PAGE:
Transitioning the Mentoring Relationship
Learn when to renew or end your partnership.
In most formal mentoring programs, the mentoring relationship is created for some minimum period of time. However, when that time has expired, the mentoring relationship doesn't have to end. Even if your relationship was formed without the aid of a formal program, there comes a time when the partnership reaches a turning point. For some, the mentoring relationship simply fades out, while others limp along, both partners reluctant to explicitly end or reshape an ineffective relationship. Such change may mean that the relationship is ending-or should end. Or it may mean that it can continue, but in a different context. Following are tips to identify when your relationship should change direction or end as well as tips to help you handle the transition.
Recognize the signs.
Part of your role as a mentor is to recognize the signs that indicate your relationship may be reaching a transitional point. For example, is your protege contacting you less often? Exhibiting less openness in communications? Expressing less appreciation for your input? Subtly indicating that he or she can get help for a growing number of issues elsewhere? If so, these signs may indicate your relationship is ready for a change.
As a mentor, not only must you be aware of the signs, you must take responsibility for confronting the transition issue. Do not approach the issue with defensiveness; understand that the needs of your protege may have changed. Let your protege know what you are noticing and indicate a nonjudgmental desire to deal with differences in the relationship.
Assess your relationship.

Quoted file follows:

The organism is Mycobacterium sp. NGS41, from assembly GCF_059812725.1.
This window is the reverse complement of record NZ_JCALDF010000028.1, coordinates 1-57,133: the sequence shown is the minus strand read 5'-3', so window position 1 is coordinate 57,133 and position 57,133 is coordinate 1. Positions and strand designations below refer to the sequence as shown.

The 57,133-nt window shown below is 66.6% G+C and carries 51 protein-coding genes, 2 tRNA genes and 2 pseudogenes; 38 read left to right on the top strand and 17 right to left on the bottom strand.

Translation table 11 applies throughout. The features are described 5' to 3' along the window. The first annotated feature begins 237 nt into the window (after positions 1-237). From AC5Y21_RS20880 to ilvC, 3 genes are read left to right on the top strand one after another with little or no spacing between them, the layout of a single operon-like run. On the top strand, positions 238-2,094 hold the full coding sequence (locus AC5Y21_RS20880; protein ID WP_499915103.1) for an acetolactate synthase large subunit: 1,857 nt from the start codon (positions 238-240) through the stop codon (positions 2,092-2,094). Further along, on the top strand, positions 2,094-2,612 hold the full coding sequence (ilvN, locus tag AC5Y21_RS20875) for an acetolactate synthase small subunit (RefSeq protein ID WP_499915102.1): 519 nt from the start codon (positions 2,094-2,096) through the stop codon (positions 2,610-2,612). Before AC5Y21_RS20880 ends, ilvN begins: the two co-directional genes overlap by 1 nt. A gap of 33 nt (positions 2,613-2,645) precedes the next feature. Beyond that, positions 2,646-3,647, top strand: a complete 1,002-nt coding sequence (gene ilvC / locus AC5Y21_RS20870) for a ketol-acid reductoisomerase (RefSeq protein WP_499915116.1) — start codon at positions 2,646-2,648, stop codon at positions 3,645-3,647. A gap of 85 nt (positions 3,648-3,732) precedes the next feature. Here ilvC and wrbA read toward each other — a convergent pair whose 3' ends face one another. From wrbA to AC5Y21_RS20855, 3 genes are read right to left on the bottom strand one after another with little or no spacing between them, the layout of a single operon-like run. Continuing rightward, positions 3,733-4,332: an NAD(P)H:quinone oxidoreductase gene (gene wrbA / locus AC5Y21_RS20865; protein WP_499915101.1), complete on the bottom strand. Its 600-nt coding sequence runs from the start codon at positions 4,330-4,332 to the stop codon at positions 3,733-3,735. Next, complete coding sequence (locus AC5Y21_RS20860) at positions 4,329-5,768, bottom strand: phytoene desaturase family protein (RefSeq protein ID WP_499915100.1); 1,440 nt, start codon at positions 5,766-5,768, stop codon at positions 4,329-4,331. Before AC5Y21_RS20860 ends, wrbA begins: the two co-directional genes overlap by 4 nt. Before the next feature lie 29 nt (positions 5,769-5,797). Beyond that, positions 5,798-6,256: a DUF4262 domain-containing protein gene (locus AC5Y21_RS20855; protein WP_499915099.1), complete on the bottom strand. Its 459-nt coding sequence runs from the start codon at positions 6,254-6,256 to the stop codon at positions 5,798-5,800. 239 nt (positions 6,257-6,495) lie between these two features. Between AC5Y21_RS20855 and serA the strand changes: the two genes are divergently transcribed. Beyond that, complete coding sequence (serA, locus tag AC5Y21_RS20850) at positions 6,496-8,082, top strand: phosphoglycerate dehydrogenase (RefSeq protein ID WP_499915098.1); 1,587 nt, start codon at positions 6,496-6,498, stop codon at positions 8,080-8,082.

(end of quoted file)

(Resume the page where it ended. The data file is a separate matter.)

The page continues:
The best way for you and your protege to end, renew, or revive your mentoring relationship is to do it consciously, intentionally, and openly to ensure that both of you experience fairness. First, you and your protege should assess your individual experiences in the relationship. Second, meet to share those assessments and give each other feedback on how the relationship has progressed and whether it has met your expectations as well as your protege's.
Ask your protege to share current mentoring needs. For example, is your protege interested in developing technical, organizational, leadership, or managerial skills? Does he or she wish to take part in a peer mentoring or a cross-cultural mentoring relationship? You and your protege should jointly decide how to meet new needs. One option is to continue the relationship, but with a different focus. Your protege may be unaware that you have skills and knowledge that are relevant to the new direction that individual is headed. However, if your protege's needs are no longer ones you can meet, you'll need to refer that person to others who can help.
End the partnership.
Your assessment of the relationship may result in a decision to end the partnership. Letting go is rarely comfortable, but it is necessary if your protege is to flourish and continue to grow without you. Whether your protege is moving on to a new mentor or is ready to go it alone, you need to give the relationship some closure. To do this, plan a celebration to mark the occasion. The celebration does not have to be elaborate; just meeting for coffee or lunch is appropriate. This last meeting is a good time to share stories and reflect on the relationship. Reflection allows you to examine what you both learned and accomplished during the mentoring process. The final meeting is also a chance for your protege to express appreciation for your guidance and for you to wish your protege well in his or her future endeavors.
Finally, it is appropriate to remain in touch with your protege once the relationship is over; however, resist the temptation to follow up with the individual right away. Your protege needs time to establish independence. In the mean time, document your own mentoring experience so you have a reference for your next mentoring relationship.
Larry Ambrose is a managing partner at Perrone-Ambrose Associates, Inc., an organizational development consulting firm that helps organizations create mentoring cultures.
Perrone-Ambrose Associates, Inc.
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Chicago, IL 60606
From Healthcare Executive, January/February 2002